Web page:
Bawana Fire – A month later – ActionAid India
+91 80 25586293

Bawana Fire – A month later

Author: Abhilash Babu
Posted on: Friday, 24th May 2013

Part 3. The real champions of Bawana

They are a handful of young volunteers – boys and girls – who have come forward to help all these families reclaim their lost identities and through this the compensation. The oldest in this group of volunteers is 21 year old Ansar.

Ansar and his friends were once part of the Savera Youth Voulnteer network that ActionAid had supported till 2012 in Bawana. All of them are residents of the area and they have set up three temporary child care centres in G-Block, as part of their emergency services. Given the scale of the tragedy, ActionAid has extended its support in running these temporary centres. 

Most of the people here are daily labourers. When the parents go to work children are alone at home. With these three centres, atleast they can ensure that these young ones are safe and secure.

The three child care centres take care of 120 children as of today. Each centre has two volunteers (a girl and a boy), who offer their time to these kids. These volunteers are young students who are doing correspondence courses with various universities in Delhi.  They find time among all this to also help the community members in times of distress. 

One of them, Vinni, tells me.

“We meet the SDM*, SHO** and the police officials almost every other day. The women and young girls were finding it too threatening to sleep in the open at night. We pointed this to the SHO and the cops and they do regular patrolling these days”.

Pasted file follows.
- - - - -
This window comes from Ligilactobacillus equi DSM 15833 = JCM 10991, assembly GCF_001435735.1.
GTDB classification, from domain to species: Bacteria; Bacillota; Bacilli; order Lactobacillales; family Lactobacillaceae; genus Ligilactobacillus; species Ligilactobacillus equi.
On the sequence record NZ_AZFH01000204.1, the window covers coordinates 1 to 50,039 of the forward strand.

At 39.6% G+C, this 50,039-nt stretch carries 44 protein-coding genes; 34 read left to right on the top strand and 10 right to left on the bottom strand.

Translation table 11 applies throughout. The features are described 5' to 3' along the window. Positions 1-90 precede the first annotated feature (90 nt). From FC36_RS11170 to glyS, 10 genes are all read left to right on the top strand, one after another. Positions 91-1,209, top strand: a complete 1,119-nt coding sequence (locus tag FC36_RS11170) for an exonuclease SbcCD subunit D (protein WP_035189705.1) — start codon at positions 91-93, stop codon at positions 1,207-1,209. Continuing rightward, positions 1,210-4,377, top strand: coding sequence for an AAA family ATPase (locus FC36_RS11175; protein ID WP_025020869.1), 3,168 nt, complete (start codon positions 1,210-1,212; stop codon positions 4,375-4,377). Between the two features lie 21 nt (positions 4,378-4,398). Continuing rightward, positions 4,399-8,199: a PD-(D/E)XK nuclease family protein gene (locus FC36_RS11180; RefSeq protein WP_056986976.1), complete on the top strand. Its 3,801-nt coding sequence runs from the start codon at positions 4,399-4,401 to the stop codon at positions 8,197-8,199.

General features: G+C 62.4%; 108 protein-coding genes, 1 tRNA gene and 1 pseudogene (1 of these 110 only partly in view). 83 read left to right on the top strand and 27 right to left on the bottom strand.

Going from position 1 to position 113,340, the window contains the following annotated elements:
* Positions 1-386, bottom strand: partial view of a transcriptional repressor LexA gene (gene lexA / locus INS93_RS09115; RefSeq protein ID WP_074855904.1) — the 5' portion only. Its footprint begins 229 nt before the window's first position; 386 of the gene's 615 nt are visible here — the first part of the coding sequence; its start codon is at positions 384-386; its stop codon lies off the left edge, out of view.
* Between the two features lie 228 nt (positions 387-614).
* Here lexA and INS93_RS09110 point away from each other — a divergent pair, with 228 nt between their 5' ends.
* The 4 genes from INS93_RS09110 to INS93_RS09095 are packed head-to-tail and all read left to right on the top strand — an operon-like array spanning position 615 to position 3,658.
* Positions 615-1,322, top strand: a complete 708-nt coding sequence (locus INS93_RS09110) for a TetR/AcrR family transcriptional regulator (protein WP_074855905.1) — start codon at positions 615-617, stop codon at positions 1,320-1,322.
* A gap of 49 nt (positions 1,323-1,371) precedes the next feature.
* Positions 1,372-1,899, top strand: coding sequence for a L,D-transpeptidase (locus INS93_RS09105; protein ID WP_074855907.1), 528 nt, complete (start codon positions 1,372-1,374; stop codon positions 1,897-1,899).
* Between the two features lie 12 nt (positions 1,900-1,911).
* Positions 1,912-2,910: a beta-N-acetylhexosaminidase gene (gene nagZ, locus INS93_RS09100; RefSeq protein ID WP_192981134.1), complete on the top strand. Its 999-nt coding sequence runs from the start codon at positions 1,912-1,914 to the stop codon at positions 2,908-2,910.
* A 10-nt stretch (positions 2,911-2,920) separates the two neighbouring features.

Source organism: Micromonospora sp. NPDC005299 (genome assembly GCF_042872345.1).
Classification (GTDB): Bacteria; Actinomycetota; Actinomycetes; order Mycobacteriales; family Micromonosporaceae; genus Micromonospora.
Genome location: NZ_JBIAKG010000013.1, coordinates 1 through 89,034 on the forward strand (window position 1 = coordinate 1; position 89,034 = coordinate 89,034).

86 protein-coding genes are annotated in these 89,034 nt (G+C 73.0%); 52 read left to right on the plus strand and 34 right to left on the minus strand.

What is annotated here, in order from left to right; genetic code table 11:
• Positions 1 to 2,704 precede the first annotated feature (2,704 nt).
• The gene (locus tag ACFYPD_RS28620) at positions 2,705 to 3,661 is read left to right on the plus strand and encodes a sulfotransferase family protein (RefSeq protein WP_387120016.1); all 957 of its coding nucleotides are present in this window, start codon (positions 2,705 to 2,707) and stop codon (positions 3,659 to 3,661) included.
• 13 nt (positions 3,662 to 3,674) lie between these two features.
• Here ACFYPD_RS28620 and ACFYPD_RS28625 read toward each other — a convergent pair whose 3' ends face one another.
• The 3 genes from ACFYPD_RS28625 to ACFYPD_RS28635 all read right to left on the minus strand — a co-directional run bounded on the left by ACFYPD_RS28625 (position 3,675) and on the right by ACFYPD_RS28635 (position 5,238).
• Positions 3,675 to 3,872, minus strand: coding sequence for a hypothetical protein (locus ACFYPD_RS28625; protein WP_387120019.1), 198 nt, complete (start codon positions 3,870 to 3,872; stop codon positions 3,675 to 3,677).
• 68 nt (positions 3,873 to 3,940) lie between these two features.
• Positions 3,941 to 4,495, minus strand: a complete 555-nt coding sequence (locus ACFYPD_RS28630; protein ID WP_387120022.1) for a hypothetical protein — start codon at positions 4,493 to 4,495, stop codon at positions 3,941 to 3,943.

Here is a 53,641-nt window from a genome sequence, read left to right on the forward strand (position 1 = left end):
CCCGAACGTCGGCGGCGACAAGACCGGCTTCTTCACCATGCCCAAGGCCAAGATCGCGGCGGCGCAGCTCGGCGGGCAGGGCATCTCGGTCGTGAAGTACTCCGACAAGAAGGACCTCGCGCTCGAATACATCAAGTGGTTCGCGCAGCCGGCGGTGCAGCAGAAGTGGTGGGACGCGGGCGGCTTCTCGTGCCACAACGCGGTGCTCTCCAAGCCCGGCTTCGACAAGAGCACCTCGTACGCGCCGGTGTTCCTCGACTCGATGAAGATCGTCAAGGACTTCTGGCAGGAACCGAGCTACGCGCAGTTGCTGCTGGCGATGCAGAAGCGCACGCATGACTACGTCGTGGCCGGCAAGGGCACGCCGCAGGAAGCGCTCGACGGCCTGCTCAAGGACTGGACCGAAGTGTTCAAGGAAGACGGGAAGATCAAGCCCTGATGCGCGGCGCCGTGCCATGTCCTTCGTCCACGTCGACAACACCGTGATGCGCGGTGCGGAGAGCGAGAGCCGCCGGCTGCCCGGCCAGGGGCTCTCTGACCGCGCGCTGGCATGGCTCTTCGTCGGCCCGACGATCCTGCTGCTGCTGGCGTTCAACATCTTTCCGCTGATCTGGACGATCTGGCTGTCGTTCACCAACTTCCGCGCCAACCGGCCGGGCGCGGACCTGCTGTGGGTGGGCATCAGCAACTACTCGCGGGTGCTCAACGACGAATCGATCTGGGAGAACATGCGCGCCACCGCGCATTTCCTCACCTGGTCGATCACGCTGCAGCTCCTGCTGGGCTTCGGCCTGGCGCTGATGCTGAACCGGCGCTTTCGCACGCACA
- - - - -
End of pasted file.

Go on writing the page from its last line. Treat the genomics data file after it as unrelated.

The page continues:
This team also provides text books to students from Class 9 to Class 12.

“The school has agreed to provide text books for the younger lot, but not for the ones from 9-12. So we bought it with the support of ActionAid India.” Ronak, another young volunteer tells me.

However, for Ansar and his team, things are not as easy as it seems. There are hindrances all around – whether it is in getting the right documents or in correcting the initial FIR.

What’s even worse is that these people were living in makeshift shelters allotted for a Public School. The fire occurred here. Are they illegal occupants, I ask? Ansar replies with a firm no. They are people who have ‘demand letters’ for plots, which have been ear-marked to them. But the legal transfer of those plots has not happened as yet. Hence they have been living in this open area meant for a school, waiting for the administration to hand them possession of the plots that was rightfully theirs.

What now?, I ask again, in growing desperation that I feel for this group of people.

“The fire took away everything, even the ‘demand letters’. It is growing into a much bigger issue than we can all fathom”.

Ansar tells me with a tormented look. He is just 21 years old. 

The work that this team is doing as emergency work in G-Block is just one part of their daily rigour.  This part of Bawana has Blocks from A to L. This group works in blocks A to G. They sit with community members, organise Sunday meetings and ensure that they spread enough awareness around community entitlements and keep a check on the administration.

Last year, after putting continued pressure on the Delhi Development Authority (DDA) and Municipal Corporation of Delhi (MCD), they reclaimed a land that was meant for school.

These blocks shelter approximately 150,000 people according to Anshad. They only have 1 police booth and 1 Public Medical centre for this area. There are private doctors who have opened small clinics and charge anywhere between Rs.30 – Rs. 40 per consultation. There are only 5 primary schools that run on shifts to accommodate the huge number of children. The two masjids (pic below) in the block were built by the community themselves.

Read Part 1. When the levee breaks

Read Part 2. That joke called compensation